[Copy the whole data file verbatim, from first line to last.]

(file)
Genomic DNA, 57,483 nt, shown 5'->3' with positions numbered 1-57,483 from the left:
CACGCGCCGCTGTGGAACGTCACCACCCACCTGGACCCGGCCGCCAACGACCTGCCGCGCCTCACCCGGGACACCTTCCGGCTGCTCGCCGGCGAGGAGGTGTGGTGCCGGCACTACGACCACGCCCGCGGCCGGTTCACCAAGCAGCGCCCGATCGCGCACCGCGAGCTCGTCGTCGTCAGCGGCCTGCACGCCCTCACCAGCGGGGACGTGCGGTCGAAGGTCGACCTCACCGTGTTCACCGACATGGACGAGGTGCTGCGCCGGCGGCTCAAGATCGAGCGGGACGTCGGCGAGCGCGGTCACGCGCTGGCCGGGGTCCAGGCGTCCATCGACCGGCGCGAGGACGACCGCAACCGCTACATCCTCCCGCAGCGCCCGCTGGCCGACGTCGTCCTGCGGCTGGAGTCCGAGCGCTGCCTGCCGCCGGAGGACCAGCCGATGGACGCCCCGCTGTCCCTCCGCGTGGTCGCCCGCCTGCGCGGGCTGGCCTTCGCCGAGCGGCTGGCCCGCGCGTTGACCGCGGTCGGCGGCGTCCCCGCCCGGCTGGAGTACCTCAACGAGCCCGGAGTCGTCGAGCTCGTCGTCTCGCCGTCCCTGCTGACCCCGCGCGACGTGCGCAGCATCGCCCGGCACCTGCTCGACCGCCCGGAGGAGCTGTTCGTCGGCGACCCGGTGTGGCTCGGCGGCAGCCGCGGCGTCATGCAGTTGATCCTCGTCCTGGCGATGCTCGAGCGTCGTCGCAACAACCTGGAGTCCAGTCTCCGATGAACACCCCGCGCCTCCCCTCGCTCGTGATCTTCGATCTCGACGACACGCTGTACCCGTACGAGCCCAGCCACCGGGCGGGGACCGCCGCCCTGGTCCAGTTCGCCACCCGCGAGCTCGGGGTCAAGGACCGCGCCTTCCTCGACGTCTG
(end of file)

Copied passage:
Genomic DNA, 57,483 nt, shown 5'->3' with positions numbered 1-57,483 from the left:
CACGCGCCGCTGTGGAACGTCACCACCCACCTGGACCCGGCCGCCAACGACCTGCCGCGCCTCACCCGGGACACCTTCCGGCTGCTCGCCGGCGAGGAGGTGTGGTGCCGGCACTACGACCACGCCCGCGGCCGGTTCACCAAGCAGCGCCCGATCGCGCACCGCGAGCTCGTCGTCGTCAGCGGCCTGCACGCCCTCACCAGCGGGGACGTGCGGTCGAAGGTCGACCTCACCGTGTTCACCGACATGGACGAGGTGCTGCGCCGGCGGCTCAAGATCGAGCGGGACGTCGGCGAGCGCGGTCACGCGCTGGCCGGGGTCCAGGCGTCCATCGACCGGCGCGAGGACGACCGCAACCGCTACATCCTCCCGCAGCGCCCGCTGGCCGACGTCGTCCTGCGGCTGGAGTCCGAGCGCTGCCTGCCGCCGGAGGACCAGCCGATGGACGCCCCGCTGTCCCTCCGCGTGGTCGCCCGCCTGCGCGGGCTGGCCTTCGCCGAGCGGCTGGCCCGCGCGTTGACCGCGGTCGGCGGCGTCCCCGCCCGGCTGGAGTACCTCAACGAGCCCGGAGTCGTCGAGCTCGTCGTCTCGCCGTCCCTGCTGACCCCGCGCGACGTGCGCAGCATCGCCCGGCACCTGCTCGACCGCCCGGAGGAGCTGTTCGTCGGCGACCCGGTGTGGCTCGGCGGCAGCCGCGGCGTCATGCAGTTGATCCTCGTCCTGGCGATGCTCGAGCGTCGTCGCAACAACCTGGAGTCCAGTCTCCGATGAACACCCCGCGCCTCCCCTCGCTCGTGATCTTCGATCTCGACGACACGCTGTACCCGTACGAGCCCAGCCACCGGGCGGGGACCGCCGCCCTGGTCCAGTTCGCCACCCGCGAGCTCGGGGTCAAGGACCGCGCCTTCCTCGACGTCTG